For those that feel confined in mummy bags, the slightly tapered rectangular shape offers ample shoulder, leg, and foot room. The 62-inch width at the shoulders accommodates larger sleepers or those seeking extra wiggle room. It is exquisitely comfortable given its low weight of 2 pounds and 2 ounces, or just a shade over 3 pounds with the sleeping pad. With a full-length zipper on the left side backed with a puffy draft tube, the Moonwalk does remarkably well at retaining body heat. Rounding out the package, and keeping with the light but comfortable theme, I plopped my head on Nemo’s bantamweight Fillo Elite inflatable pillow.

To further the utility of the Moonwalk, I paired it to Nemo Equipment’s Escape Pod bug bivy. Held aloft above the bag with the brand’s proprietary inflatable AST air beam technology, the three-part system is easy to set up and never fails to provide a sound night’s sleep.

$280 | NEMOEQUIPMENT.COM | 800-997-9301


Low weight
Small packed size
Generous size

No lower insulation
Hood is extra

Anyone traveling under their own steam knows every ounce carried must strike a delicate balance between added comfort and ease of portability. For many years, this imposed harsh penalties on sleeping systems which were often underinsulated, bereft of features, or agonizingly snug. Colorado-based Katabatic Gear is dedicated to the small batch manufacture of premium sleeping bags aimed at the discerning gram counter. An avid thru-hiker, founder Aaron Martray’s designs are not just light, but versatile and extremely comfortable.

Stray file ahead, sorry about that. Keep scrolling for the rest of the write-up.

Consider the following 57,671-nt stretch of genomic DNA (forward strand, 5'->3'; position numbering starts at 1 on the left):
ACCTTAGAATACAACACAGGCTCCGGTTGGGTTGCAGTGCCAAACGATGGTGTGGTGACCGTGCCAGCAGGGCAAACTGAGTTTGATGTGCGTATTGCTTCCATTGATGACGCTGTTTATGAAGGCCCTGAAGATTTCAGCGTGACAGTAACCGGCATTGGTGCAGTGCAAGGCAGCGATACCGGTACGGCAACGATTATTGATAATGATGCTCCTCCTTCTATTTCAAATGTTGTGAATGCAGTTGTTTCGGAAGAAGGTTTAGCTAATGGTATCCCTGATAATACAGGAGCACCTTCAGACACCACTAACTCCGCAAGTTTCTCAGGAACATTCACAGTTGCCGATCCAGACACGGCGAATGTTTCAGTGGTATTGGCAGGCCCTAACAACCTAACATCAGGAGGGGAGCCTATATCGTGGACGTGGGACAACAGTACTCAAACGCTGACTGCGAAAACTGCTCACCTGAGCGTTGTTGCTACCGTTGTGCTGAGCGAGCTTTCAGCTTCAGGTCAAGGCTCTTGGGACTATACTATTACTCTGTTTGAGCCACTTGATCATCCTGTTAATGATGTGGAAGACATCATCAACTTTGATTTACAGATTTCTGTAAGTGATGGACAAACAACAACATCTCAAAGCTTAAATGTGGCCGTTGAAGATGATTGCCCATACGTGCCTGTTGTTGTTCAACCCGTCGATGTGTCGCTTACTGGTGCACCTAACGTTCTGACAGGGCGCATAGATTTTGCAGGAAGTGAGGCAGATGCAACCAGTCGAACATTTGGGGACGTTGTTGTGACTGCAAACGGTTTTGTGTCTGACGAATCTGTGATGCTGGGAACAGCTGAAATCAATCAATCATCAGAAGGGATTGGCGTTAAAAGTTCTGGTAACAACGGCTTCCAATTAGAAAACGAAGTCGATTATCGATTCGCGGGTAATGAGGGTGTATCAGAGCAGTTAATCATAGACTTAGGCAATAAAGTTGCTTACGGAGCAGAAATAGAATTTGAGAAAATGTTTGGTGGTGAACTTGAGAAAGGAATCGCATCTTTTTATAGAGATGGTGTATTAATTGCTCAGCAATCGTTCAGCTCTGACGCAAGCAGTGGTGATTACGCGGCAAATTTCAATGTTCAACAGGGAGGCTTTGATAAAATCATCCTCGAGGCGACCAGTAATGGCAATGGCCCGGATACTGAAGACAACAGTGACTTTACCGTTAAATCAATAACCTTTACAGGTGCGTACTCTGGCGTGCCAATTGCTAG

The product of Martray’s extensive backcountry experience, the Flex 30 is unlike anything else on the market. Blending the better qualities of a traditional sleeping bag with those of a lightweight quilt, it qualifies as ultralight without any irksome sacrifices apt to foil a good night’s sleep.

Comfort is derived from the flexibility of the design, hence the name. A small zipper along the lower edges joins the bottom third of the Flex together to create a bag-like enclosure to best wrap around the sleeper for optimal heat retention. An insulated draft tube at the neck, and a drawstring closure at the foot seal out cold air. For warmer temps, the Flex can be unzipped and used as a fullcoverage quilt.

Additional features include a proprietary retention system to ensure the Flex stays positioned over the sleeping mat as well as optional nylon webbing straps to hold the quilt in its bag-like configuration. Filled with responsibly sourced water-resistant 850-fill power down supplied by Allied Feather & Down, the insulation is stuffed within large continuous baffles made of high-quality Pertex Quantum ripstop nylon.

At only 20.9 ounces, with packed dimensions roughly the size of a football, the Flex is perfectly suited for foot or bicycle travel but also makes for a superb travel blanket where space and weight are a concern. Because the design forgoes a lower layer of insulation, it is important to pair it to a properly insulated pad. For our tests, we used a Sea to Summit UltraLight insulated mat with a 3.3 R-value. When temperatures dipped to the lower limit of the Flex’s 30ºF rating, the lack of a hood was noticeable, but Katabatic’s optional down-filled Crestone hood solves that issue.

$365 | KATABATICGEAR.COM | 303-984-4189

Christophe Noel is a journalist from Prescott, Arizona. Born into a family of backcountry enthusiasts, Christophe grew up backpacking the mountains and deserts of the American West. An avid cyclist and bikepacker, he also has a passion for motorcycles, travel, food and overlanding.